Lullaby - Dion Salvador Lloyd

Dion Salvador Lloyd Profile

Words by Jenni Davidson

You would think that being called after Salvador Dali would put a lot of pressure on an artist, but Dion Salvador Lloyd seems comfortable taking his own path. Although artist isn’t a word he’s happy using in relation to himself.

“I’m not an artist. I’m a painter,” he says. “I don’t like the word artist. It’s something you earn. I don’t call myself an artist.”

The Hove-based landscape painter isn’t comfortable hanging out with other artists talking about art. He’s more interesting in just getting on with it.

Lloyd hasn’t come from a conventional art college background and other than at school, he has never studied art. After failing O-level art – an exam he was tipped to get an A in – Lloyd didn’t pick up a paintbrush for another 15 years. It was only after a trip through the Middle East in his 30s that he felt called back to painting.

Because he lives near the sea and many of his paintings have a stormy look about them, people often assume Dion Salvador Lloyd’s paintings are seascapes, but they aren’t.

He describes his works as ‘global paintings’; they are landscapes, but they’re not any specific landscape.

“They’re little journeys. They can be what you want them to be.”

He loves photography and has boxes of photos filed away, but he doesn’t use them to work from.

“I don’t go into my studio with images of things that I like: ‘Oh, that’s a nice mountain scene in Scotland’,” he says. “I work very spontaneously.”

The landscapes are more about feelings that a literal recreation of a location and music plays a big part in that. The paintings are an emotional response to what he listens to.

“I can’t just go to the studio and put on background music. I stick to my favourites. I stick to my Nick Cave, David Sylvain, Talk Talk.”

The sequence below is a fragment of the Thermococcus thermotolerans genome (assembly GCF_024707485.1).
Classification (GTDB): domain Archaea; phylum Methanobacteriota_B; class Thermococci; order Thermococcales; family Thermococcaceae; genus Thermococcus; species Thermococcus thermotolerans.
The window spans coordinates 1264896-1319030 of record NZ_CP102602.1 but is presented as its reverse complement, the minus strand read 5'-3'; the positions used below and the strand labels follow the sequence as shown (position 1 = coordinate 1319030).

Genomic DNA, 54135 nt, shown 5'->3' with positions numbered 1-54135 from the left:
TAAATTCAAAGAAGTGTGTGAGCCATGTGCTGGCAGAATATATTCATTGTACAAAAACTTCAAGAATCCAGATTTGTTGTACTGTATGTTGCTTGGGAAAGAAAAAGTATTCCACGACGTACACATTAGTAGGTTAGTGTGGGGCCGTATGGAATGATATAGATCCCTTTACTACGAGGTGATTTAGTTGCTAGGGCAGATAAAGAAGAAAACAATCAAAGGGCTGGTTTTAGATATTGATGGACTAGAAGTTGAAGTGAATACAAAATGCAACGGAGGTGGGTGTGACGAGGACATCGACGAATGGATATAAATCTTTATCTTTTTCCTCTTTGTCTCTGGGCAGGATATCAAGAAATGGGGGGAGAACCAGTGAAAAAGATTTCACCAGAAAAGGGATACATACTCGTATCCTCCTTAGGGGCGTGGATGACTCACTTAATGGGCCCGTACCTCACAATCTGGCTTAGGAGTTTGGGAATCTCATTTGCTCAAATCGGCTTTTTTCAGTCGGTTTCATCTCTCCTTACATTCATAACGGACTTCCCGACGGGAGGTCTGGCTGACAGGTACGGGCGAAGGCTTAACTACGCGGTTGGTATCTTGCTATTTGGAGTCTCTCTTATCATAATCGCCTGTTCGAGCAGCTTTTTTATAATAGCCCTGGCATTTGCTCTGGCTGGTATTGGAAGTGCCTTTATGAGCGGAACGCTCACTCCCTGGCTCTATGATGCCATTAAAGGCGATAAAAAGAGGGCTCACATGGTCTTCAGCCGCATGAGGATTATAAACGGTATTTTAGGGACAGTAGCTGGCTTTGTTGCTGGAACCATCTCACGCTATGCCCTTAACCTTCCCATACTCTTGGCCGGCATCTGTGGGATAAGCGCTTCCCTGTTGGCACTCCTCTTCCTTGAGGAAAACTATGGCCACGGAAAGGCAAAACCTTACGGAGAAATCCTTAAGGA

“I love sad music. The emotional moment just pulls you,” he says.

Nature is another big influence.

“Since an early age I was always fascinated by nature. I never had cars and action men. In don’t even remember watching telly.” He always had sticks and stones and feathers in his pockets, he says, and still does.

“I’ve always got things in my pockets. Things from places I’ve visited. I’d rather that than fridge magnets.”

He still gets excited about going to the studio to see what he’s done the day before and has as many as 40 unfinished canvases on the go at one time.

Talking to Dion Salvador Lloyd, ‘journey’ is a word that comes up again and again. He doesn’t want to keep on doing the same work. “You can’t just be stuck in the rut,” he says.

“If you go to my website and look at my work, they’re like different painters. You could say ‘if it’s not broke, don’t fix it’ but for me painting is about discovery. If you’re making the same work day in day out for years, you’re not respecting yourself.”

For a while he painted landscapes with smooth giant skies inspired by the American landscape, but after a trip to the US to fulfil a lifelong ambition to see the Grand Canyon his style changed.

His current work is more rough and textured and he has also recently been working with oil on paper, the happy result of a contribution to a Martlets fundraiser where he had to get the painting right first time on the piece of paper they gave him.

It would probably have been better commercially to continue with those American landscape paintings, he says. They’re ‘safe’ and people can see what they are. But he can’t paint for that reason.

“I have to listen to my heart. It’s where I am right now. I’ve never felt richer in my heart. But I’m poorer than I’ve ever been.”